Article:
[sixties-l] Vietnam: Kerrey Committed War Crime (fwd)

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Date: Thu Jun 06 2002 - 19:35:04 EDT

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    ---------- Forwarded message ----------
    Date: Sat, 01 Jun 2002 13:52:52 -0700
    From: radtimes <resist@best.com>
    Subject: Vietnam: Kerrey Committed War Crime

    Vietnam: Kerrey Committed War Crime


      Friday, May 31, 2002
      HANOI, Vietnam (AP) - Vietnam accused former Sen. Bob Kerrey of crimes
      during the Vietnam War, saying Friday that families of villagers killed
      by his Navy team experienced ``incomparable suffering and losses.''

      It was the first time Vietnam has publicly accused Kerrey of criminal
      activity. Foreign Ministry spokeswoman Phan Thuy Thanh made the
      accusation in reaction to a revised account of the raid in Kerrey's new
      memoir. Thanh did not specify what crimes Vietnam believed Kerrey had

      ``Whatever Mr. Kerrey says cannot change the truth. Mr. Kerrey himself
      has admitted that he was ashamed of the crimes he committed,'' she said.

      On Friday, Kerrey said he was disappointed by the government's comments,
      saying officials there have long blamed Americans for war-time

      ``I pointed out then, and I'm pointing out now, both sides did a lot of
      damage in the Vietnam war,'' he said, adding the North Vietnamese used
      terror as one of their tools.

      ``You gotta get beyond it,'' he said at a Washington bookstore where he
      was doing a reading. ``I'm quite certain the majority of people in
      Vietnam want to go on with their lives.''

      Kerrey currently serves as president at New York's New School University.

      The incident, which Kerrey first acknowledged last year, put the former
      senator at the center of a national discussion about U.S. conduct during
      the war.

      Kerrey said then that about 13 civilians were killed ``by mistake'' after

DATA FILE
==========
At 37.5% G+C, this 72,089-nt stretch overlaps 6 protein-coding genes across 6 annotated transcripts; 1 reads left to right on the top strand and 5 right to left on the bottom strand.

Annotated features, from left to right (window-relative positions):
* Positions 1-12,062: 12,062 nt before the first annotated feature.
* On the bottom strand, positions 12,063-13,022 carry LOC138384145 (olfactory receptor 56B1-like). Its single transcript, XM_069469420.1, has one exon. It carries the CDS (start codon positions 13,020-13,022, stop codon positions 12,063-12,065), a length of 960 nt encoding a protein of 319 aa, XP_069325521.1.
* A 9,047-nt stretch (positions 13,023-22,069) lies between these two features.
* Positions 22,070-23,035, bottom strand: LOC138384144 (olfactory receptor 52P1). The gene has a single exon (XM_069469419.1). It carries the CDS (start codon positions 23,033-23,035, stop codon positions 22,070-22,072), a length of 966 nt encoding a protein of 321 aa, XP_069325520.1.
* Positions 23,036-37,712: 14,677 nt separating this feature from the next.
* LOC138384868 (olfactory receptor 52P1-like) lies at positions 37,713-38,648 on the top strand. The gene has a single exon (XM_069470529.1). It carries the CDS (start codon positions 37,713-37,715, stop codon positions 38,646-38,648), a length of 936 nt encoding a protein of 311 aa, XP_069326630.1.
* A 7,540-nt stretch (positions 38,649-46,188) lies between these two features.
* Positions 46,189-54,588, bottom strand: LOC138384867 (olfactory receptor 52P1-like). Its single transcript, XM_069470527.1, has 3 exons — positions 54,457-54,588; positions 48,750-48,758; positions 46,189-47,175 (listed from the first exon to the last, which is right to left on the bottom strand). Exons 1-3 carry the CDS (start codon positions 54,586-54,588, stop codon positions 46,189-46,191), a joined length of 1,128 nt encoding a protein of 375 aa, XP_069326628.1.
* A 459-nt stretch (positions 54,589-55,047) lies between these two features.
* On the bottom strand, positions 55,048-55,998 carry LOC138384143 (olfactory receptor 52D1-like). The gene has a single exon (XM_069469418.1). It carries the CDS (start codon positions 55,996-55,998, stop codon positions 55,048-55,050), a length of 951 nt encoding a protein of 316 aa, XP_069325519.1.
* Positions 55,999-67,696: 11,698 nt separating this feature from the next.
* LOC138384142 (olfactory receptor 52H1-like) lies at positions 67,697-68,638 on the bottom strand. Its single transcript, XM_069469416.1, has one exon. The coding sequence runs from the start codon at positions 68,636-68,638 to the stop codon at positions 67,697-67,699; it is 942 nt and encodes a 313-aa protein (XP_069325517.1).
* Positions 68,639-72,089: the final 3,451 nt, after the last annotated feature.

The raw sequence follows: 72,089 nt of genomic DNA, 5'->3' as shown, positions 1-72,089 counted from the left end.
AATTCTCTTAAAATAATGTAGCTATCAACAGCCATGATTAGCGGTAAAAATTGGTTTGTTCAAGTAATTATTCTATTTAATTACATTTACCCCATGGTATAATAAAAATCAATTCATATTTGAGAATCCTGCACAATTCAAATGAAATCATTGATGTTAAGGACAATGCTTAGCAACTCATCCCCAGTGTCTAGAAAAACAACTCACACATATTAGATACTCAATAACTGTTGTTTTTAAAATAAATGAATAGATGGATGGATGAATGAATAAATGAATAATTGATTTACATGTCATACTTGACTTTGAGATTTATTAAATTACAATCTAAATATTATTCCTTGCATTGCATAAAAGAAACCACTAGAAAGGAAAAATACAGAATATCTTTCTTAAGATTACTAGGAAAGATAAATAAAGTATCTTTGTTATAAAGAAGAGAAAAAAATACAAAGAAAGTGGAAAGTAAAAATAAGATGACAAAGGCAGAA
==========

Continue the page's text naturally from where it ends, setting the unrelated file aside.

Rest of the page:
his SEAL team was fired on and returned fire during the raid on Thanh
      Phong village on Feb. 25, 1969. He said he did not know of the civilian
      casualties until the shooting stopped.

      But in his new memoir, ``When I Was a Young Man,'' Kerrey writes that he
      was aware that women and children had begun to gather as his squad
      searched the village for enemy Viet Cong.

      Shortly thereafter, Kerrey says his men were fired upon from the
      direction of the women and children. The Americans fired back, and the
      villagers were hopelessly caught in the cross fire, he says.

      Kerrey acknowledged the difference in his recollection of events in an
      author's note, saying it changed after he met with members of his squad
      following news reports.

      After Kerrey acknowledged the incident last year, a member of his Navy
      SEAL unit and two Vietnamese women who said they witnessed the raid
      alleged the soldiers herded the women and children together and massacred
      them - a charge that Kerrey and five other members of the Navy SEAL team
      deny. One of the women, Pham Thi Lanh, said 20 unarmed villagers, mostly
      women and children, were killed.

      On Friday, Thanh, the foreign ministry spokeswoman, said, ``Our
      countrymen in Thanh Phong, Ben Tre province, clearly told the truth about
      the massacre.''

      She said families in the village had experienced ``incomparable suffering
      and losses'' because of the ``crimes committed by Kerrey's unit.''

      She said Kerrey and other Americans who fought in Vietnam now ``should
      take specific and practical actions that contribute to the healing of the
      wounds of the war they caused in Vietnam.''

      Thanh did not specify what crimes Kerrey had committed in the raid or
      what actions should be taken.

      Kerrey, who later served as Nebraska governor and senator, and ran for
      president in 1992, received a Bronze Star medal for heroism in the Thanh
      Phong raid.

      More than 58,000 Americans and an estimated 3 million Vietnamese perished
      in the Vietnam War, which ended in a communist victory in 1975.

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